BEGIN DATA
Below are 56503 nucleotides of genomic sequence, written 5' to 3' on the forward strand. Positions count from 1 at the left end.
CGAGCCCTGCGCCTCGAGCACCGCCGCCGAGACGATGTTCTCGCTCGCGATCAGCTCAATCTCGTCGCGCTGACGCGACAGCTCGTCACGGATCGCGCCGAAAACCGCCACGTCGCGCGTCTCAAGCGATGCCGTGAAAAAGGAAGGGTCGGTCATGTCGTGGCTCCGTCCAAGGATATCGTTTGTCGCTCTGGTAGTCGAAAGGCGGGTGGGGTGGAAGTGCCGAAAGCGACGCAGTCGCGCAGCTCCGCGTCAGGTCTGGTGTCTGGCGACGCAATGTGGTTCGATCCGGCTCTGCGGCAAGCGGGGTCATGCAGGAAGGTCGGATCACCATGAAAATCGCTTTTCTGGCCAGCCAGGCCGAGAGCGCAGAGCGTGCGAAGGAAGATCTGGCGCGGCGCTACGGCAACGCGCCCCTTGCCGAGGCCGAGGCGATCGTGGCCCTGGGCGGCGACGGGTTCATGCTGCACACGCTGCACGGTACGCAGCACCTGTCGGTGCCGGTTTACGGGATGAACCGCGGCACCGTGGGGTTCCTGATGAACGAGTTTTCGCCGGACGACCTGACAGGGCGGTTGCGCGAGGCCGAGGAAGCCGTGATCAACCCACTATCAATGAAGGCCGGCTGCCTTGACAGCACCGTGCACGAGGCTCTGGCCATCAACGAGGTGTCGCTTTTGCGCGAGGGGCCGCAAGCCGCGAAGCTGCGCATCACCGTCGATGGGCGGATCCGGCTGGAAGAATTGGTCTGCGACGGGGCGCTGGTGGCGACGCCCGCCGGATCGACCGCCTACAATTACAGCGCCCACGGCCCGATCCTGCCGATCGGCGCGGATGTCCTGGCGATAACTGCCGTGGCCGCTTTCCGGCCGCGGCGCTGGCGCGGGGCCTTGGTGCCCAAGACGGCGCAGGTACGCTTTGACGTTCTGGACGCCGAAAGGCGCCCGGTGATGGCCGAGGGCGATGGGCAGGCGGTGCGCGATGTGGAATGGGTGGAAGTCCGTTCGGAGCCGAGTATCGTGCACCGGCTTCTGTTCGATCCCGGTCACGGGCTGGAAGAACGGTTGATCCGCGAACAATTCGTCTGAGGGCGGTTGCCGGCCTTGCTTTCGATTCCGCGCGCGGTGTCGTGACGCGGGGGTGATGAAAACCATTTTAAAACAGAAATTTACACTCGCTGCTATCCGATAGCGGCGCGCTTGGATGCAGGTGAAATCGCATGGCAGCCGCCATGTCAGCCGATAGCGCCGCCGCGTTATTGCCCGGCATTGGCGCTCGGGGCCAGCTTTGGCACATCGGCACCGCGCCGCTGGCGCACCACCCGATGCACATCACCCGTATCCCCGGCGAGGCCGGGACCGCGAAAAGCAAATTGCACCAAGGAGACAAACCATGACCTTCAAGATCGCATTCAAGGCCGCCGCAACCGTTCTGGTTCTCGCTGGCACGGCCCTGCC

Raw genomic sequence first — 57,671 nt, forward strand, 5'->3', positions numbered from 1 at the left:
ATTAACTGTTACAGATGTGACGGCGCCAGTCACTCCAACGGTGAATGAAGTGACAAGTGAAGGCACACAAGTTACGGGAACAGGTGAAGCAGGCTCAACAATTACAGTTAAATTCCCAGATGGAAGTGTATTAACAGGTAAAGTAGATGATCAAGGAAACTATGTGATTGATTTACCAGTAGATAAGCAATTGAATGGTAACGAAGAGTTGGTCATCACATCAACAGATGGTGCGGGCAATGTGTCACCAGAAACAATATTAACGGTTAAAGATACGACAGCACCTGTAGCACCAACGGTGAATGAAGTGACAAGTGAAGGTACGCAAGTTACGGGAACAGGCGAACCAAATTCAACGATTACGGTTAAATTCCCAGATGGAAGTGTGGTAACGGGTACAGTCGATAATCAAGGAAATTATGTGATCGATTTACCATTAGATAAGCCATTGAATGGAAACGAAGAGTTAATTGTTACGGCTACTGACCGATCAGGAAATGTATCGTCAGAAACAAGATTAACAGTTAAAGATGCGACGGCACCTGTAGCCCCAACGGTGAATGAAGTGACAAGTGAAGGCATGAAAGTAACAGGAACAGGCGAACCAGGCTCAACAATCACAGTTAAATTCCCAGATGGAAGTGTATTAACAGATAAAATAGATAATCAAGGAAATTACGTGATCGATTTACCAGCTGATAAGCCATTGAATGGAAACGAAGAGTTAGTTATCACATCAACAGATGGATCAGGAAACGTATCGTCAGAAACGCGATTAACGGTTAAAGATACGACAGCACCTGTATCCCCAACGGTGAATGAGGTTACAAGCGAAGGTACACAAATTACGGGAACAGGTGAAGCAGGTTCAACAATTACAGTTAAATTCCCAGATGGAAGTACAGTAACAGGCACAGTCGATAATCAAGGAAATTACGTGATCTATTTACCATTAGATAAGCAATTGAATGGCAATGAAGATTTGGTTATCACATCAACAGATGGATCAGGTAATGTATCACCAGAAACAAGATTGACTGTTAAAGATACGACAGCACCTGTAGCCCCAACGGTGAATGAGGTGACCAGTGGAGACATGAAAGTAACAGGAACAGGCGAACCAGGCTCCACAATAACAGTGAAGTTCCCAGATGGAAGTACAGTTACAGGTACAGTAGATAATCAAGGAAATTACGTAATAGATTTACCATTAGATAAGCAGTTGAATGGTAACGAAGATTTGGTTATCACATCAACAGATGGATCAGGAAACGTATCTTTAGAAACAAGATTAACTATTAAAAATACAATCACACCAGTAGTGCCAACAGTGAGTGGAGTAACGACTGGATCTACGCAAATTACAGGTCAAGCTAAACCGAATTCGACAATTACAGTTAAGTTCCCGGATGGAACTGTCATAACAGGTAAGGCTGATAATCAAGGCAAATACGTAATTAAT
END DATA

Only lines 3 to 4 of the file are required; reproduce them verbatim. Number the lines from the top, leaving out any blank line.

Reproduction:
Raw genomic sequence first — 57,671 nt, forward strand, 5'->3', positions numbered from 1 at the left:
ATTAACTGTTACAGATGTGACGGCGCCAGTCACTCCAACGGTGAATGAAGTGACAAGTGAAGGCACACAAGTTACGGGAACAGGTGAAGCAGGCTCAACAATTACAGTTAAATTCCCAGATGGAAGTGTATTAACAGGTAAAGTAGATGATCAAGGAAACTATGTGATTGATTTACCAGTAGATAAGCAATTGAATGGTAACGAAGAGTTGGTCATCACATCAACAGATGGTGCGGGCAATGTGTCACCAGAAACAATATTAACGGTTAAAGATACGACAGCACCTGTAGCACCAACGGTGAATGAAGTGACAAGTGAAGGTACGCAAGTTACGGGAACAGGCGAACCAAATTCAACGATTACGGTTAAATTCCCAGATGGAAGTGTGGTAACGGGTACAGTCGATAATCAAGGAAATTATGTGATCGATTTACCATTAGATAAGCCATTGAATGGAAACGAAGAGTTAATTGTTACGGCTACTGACCGATCAGGAAATGTATCGTCAGAAACAAGATTAACAGTTAAAGATGCGACGGCACCTGTAGCCCCAACGGTGAATGAAGTGACAAGTGAAGGCATGAAAGTAACAGGAACAGGCGAACCAGGCTCAACAATCACAGTTAAATTCCCAGATGGAAGTGTATTAACAGATAAAATAGATAATCAAGGAAATTACGTGATCGATTTACCAGCTGATAAGCCATTGAATGGAAACGAAGAGTTAGTTATCACATCAACAGATGGATCAGGAAACGTATCGTCAGAAACGCGATTAACGGTTAAAGATACGACAGCACCTGTATCCCCAACGGTGAATGAGGTTACAAGCGAAGGTACACAAATTACGGGAACAGGTGAAGCAGGTTCAACAATTACAGTTAAATTCCCAGATGGAAGTACAGTAACAGGCACAGTCGATAATCAAGGAAATTACGTGATCTATTTACCATTAGATAAGCAATTGAATGGCAATGAAGATTTGGTTATCACATCAACAGATGGATCAGGTAATGTATCACCAGAAACAAGATTGACTGTTAAAGATACGACAGCACCTGTAGCCCCAACGGTGAATGAGGTGACCAGTGGAGACATGAAAGTAACAGGAACAGGCGAACCAGGCTCCACAATAACAGTGAAGTTCCCAGATGGAAGTACAGTTACAGGTACAGTAGATAATCAAGGAAATTACGTAATAGATTTACCATTAGATAAGCAGTTGAATGGTAACGAAGATTTGGTTATCACATCAACAGATGGATCAGGAAACGTATCTTTAGAAACAAGATTAACTATTAAAAATACAATCACACCAGTAGTGCCAACAGTGAGTGGAGTAACGACTGGATCTACGCAAATTACAGGTCAAGCTAAACCGAATTCGACAATTACAGTTAAGTTCCCGGATGGAACTGTCATAACAGGTAAGGCTGATAATCAAGGCAAATACGTAATTAAT